Host 3 01:21
Well, the application for this is, at least for this model is going to be an optical inspection, right?
Host 1 01:27
Yeah. And actually servos aren't actually really good at that, because they work by sampling its position. And so it'll basically rock slightly back and forth. So you can stay on. It's its location, its
Host 3 01:42
Average position is in the middle of where it needs to be. Yeah.
Host 1 01:45
And so it's kind of the wrong use case. But I basically looked at that sheet and saw how much it would move. And it's actually under the deflection of the belts. We're using Jeetu GT to timing belts. Yeah, that's actually under that deflection. So you actually won't see that and the camera, right, just just the natural stretch of the belt. Yeah, we'll
Host 3 02:09
Take care of that. Well, and the thing is you onto the trolley, the thing you're actually moving is basically just a camera, so you don't have much of a load. So you can probably get it going pretty quick.
Host 1 02:20
Yeah, it should. It should fly. Yeah. And so the the servo part number from lead shine on that is the IES 17 06 Which is actually kind of new. It's an integrated servo encoder and driver. So basically, you just send it pulse signals for direction and pulsing for each step. And it takes care of the rest. It's pretty cool. Yeah, pretty cool little little guy there.
Host 1 02:49
You know how much those costs.
Host 1 02:51
They were like 150 bucks all in. Okay, per unit, so I had to get three of those. And then we got some 3d printed parts. I ordered those from Shapeways. The I basically I printed them on my home printer first, but I wanted a higher quality print. Yeah, and decided to go to a professional service to get that done.
Host 1 03:13
Well, I guess for people who don't know. What is Shapeways?
Host 1 03:17
So Shapeways is a 3d printed or a 3d Basic company that will print your parts for you. It's good way to put it.
Host 1 03:26
Sure. But they they have pretty high quality machinery.
Host 1 03:30
Yeah, they don't use a I think the FDM printers they have they have a powder printers. So your quality, you don't get layers and your prints. And you get a very solid piece of hunk of plastic that's almost injection molded quality.
Host 3 03:47
Yeah, we've actually used them for some of our jigs that we use for building customer. Yeah, that's a macro fab and then they come out great.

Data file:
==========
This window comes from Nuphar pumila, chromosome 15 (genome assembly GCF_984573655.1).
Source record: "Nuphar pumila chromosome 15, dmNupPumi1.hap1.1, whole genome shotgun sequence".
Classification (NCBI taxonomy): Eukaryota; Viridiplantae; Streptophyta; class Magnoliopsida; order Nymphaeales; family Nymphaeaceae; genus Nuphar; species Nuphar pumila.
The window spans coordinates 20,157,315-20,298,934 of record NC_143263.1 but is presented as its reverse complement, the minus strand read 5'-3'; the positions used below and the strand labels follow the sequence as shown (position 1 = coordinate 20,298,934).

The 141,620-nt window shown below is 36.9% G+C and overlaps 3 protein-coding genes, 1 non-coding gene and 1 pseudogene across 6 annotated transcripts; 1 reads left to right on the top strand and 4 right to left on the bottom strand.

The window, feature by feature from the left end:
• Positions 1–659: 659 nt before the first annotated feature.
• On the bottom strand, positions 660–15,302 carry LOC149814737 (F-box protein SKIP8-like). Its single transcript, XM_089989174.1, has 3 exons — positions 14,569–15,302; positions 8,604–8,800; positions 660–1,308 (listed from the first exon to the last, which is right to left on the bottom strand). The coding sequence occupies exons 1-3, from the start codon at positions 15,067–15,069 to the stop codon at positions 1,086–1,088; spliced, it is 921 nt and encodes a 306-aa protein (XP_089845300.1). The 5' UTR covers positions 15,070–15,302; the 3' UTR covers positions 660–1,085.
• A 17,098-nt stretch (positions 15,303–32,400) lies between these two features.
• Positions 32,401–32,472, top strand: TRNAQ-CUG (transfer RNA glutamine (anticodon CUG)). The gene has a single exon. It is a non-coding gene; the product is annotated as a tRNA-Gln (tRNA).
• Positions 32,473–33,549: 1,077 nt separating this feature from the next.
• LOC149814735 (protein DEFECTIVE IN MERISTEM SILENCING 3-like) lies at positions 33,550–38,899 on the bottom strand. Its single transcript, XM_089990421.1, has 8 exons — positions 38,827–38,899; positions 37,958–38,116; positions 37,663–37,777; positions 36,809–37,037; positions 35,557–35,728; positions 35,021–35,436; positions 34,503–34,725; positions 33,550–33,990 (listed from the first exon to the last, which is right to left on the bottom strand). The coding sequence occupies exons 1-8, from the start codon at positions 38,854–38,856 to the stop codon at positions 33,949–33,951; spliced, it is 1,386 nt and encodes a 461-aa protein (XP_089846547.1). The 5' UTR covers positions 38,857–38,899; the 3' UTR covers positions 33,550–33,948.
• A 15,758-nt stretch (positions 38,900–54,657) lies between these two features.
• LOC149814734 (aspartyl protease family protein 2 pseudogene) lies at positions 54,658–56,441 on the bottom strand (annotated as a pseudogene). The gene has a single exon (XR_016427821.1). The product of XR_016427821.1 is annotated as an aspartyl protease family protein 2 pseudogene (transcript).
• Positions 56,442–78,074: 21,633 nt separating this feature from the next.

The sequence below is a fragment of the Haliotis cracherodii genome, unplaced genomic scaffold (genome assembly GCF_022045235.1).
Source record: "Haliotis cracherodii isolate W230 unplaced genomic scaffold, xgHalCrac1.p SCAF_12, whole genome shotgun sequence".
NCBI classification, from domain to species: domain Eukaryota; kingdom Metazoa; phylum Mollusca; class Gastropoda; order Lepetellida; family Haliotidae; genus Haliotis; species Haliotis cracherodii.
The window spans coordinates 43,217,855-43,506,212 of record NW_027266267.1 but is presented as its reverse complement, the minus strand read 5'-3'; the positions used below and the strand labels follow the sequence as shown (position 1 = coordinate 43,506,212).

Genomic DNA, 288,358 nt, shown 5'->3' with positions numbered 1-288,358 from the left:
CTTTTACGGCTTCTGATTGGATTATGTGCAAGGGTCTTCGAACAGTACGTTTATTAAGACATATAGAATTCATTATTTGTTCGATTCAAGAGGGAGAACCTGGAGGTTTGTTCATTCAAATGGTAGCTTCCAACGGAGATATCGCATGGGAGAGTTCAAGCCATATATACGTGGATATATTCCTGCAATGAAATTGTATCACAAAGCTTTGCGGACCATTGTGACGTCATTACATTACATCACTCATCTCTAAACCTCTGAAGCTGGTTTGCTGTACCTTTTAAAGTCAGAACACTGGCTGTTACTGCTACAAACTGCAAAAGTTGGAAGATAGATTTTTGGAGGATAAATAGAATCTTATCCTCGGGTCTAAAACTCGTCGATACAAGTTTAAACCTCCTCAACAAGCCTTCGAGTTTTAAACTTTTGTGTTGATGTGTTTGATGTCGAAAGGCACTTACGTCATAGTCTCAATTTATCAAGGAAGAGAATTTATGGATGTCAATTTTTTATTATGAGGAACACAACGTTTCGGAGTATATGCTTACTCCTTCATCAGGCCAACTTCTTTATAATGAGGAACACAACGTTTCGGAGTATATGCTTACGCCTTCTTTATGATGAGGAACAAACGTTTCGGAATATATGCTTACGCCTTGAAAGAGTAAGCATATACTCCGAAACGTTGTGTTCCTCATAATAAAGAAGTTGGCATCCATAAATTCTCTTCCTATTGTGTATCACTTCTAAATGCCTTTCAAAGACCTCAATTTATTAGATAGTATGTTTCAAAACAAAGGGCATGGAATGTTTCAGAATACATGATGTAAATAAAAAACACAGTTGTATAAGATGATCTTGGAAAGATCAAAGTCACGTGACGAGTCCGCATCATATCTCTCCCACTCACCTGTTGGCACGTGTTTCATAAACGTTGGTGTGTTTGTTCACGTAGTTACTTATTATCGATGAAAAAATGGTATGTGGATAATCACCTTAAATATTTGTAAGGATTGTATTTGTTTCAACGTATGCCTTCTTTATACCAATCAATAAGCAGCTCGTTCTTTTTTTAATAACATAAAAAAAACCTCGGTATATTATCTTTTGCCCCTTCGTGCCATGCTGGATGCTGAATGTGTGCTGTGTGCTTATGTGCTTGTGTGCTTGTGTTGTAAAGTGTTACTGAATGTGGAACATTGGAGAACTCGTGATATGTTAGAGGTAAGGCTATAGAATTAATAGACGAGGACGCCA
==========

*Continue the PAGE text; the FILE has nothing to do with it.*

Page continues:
Host 1 03:56
And we've had custom spacers for basically through hole parts that keep them a certain distance off a PCB. Yeah,
Host 3 04:03
Sometimes we have like a height specification for for components. So we made made some spacers. And those worked out great. Yeah,
Host 1 04:10
Those were great. And basically, for those of you put them underneath the part it holds it a certain distance before the selective solder solder isn't right. Because before on that, that certain project we were actually hand soldering those those parts on, which took forever.
Host 3 04:26
Yeah, yeah. And then you get to measure that by hand and it's not very efficient.
Host 1 04:31
Yeah. And then the and then I've been working a little bit more on the firmware code base than any start adding acceleration. So right now there's a linear ramp acceleration. It's mostly implemented. I'm gonna work on it.
Host 3 04:47
Are you wanting to change that from linear logarithmic or exponential? Or
Host 1 04:51
I think eventually it's, I think it's gonna be linear at first and then I'll add a an exponential.
Host 3 04:57
Yeah, linear is probably more than enough. Yeah, linear
Host 1 05:00
Is probably enough. But once you get to a certain speed, you want that. You want that exponential actually deceleration. Acceleration doesn't really matter too much. I've seen in positioning systems for cameras. Sure. It's mainly getting that deceleration. Right? And so you don't get a jerk when it actually stops. So you don't have to wait for your chassis to settle.
Host 3 05:24
Yeah, yeah, I got you. I, it's, that's the way to make the maximum amount of smoothness. In in the travel.
Host 1 05:32
Yeah. Um, so Steven, I so I've been working on that, what do you been working on?
Host 3 05:39